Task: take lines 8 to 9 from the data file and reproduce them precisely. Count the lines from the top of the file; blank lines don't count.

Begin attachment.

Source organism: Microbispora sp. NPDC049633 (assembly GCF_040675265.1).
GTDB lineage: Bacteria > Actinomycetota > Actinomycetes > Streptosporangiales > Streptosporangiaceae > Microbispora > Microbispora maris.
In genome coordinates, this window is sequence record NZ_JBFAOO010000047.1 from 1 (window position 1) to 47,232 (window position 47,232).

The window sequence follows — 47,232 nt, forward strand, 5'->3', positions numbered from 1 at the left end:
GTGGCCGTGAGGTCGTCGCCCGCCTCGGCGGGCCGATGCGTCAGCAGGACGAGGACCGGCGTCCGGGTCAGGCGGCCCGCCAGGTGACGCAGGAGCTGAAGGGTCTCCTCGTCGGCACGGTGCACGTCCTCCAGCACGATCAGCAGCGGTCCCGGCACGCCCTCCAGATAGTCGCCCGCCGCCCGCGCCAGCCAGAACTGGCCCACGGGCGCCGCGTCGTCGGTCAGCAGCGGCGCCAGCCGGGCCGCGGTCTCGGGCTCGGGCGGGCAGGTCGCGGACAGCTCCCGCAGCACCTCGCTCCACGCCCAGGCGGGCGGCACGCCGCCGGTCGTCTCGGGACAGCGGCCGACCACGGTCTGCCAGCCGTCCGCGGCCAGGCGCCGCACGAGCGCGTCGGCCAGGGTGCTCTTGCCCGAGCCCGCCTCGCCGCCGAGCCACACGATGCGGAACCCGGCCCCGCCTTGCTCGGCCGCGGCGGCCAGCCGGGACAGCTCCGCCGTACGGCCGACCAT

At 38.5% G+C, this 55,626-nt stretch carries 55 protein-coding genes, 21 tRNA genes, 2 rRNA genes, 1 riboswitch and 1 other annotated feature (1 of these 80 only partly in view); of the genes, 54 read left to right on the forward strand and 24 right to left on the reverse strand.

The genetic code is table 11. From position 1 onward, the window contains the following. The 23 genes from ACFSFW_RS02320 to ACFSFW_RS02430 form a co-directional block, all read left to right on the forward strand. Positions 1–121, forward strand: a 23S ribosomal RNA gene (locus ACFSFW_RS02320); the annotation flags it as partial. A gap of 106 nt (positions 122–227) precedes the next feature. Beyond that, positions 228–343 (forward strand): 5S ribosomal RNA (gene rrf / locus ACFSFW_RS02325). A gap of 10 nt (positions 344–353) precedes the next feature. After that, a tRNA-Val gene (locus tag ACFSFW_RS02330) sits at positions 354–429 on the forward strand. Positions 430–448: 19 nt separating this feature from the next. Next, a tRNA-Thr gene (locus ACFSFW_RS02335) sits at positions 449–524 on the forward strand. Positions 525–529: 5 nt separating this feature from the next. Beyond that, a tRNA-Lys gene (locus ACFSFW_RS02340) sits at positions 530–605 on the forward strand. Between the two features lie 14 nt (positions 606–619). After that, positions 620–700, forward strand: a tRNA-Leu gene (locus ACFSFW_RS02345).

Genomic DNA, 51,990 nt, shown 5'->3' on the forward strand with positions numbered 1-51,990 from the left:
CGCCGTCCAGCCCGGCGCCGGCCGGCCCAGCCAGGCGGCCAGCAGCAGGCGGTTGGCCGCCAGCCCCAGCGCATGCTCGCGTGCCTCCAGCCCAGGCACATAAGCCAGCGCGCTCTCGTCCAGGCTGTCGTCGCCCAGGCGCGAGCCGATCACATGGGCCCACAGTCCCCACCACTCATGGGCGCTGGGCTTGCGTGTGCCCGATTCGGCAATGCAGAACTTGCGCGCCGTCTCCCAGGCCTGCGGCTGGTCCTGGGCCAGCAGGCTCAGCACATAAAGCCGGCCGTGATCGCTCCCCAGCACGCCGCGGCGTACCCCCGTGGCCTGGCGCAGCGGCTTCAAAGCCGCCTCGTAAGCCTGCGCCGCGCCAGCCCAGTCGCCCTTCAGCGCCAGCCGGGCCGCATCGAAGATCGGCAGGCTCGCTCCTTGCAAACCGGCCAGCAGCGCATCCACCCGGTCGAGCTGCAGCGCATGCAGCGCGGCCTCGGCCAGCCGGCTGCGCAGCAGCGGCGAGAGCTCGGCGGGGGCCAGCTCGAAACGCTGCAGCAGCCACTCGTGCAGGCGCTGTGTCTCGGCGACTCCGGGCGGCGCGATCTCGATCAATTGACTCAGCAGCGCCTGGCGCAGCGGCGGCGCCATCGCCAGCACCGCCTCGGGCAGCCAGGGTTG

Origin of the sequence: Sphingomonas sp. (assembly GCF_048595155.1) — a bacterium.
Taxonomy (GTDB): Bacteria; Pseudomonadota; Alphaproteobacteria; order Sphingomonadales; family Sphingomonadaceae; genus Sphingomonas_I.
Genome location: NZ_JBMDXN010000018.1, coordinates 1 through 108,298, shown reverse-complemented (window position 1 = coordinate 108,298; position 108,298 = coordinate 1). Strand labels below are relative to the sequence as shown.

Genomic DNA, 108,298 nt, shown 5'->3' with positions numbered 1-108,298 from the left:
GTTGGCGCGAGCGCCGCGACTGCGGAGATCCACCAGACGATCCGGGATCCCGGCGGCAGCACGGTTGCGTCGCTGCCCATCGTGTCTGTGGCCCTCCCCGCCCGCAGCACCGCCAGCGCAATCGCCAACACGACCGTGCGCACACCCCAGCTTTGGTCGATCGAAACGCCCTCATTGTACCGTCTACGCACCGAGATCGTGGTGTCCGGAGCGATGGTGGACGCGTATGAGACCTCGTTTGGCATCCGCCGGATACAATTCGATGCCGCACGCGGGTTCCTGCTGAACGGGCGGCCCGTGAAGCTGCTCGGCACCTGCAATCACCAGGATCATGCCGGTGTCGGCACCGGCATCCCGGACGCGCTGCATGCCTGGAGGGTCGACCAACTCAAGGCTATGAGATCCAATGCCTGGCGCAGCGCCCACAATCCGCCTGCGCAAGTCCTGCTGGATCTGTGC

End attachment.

Genomic DNA, 51,990 nt, shown 5'->3' on the forward strand with positions numbered 1-51,990 from the left:
CGCCGTCCAGCCCGGCGCCGGCCGGCCCAGCCAGGCGGCCAGCAGCAGGCGGTTGGCCGCCAGCCCCAGCGCATGCTCGCGTGCCTCCAGCCCAGGCACATAAGCCAGCGCGCTCTCGTCCAGGCTGTCGTCGCCCAGGCGCGAGCCGATCACATGGGCCCACAGTCCCCACCACTCATGGGCGCTGGGCTTGCGTGTGCCCGATTCGGCAATGCAGAACTTGCGCGCCGTCTCCCAGGCCTGCGGCTGGTCCTGGGCCAGCAGGCTCAGCACATAAAGCCGGCCGTGATCGCTCCCCAGCACGCCGCGGCGTACCCCCGTGGCCTGGCGCAGCGGCTTCAAAGCCGCCTCGTAAGCCTGCGCCGCGCCAGCCCAGTCGCCCTTCAGCGCCAGCCGGGCCGCATCGAAGATCGGCAGGCTCGCTCCTTGCAAACCGGCCAGCAGCGCATCCACCCGGTCGAGCTGCAGCGCATGCAGCGCGGCCTCGGCCAGCCGGCTGCGCAGCAGCGGCGAGAGCTCGGCGGGGGCCAGCTCGAAACGCTGCAGCAGCCACTCGTGCAGGCGCTGTGTCTCGGCGACTCCGGGCGGCGCGATCTCGATCAATTGACTCAGCAGCGCCTGGCGCAGCGGCGGCGCCATCGCCAGCACCGCCTCGGGCAGCCAGGGTTG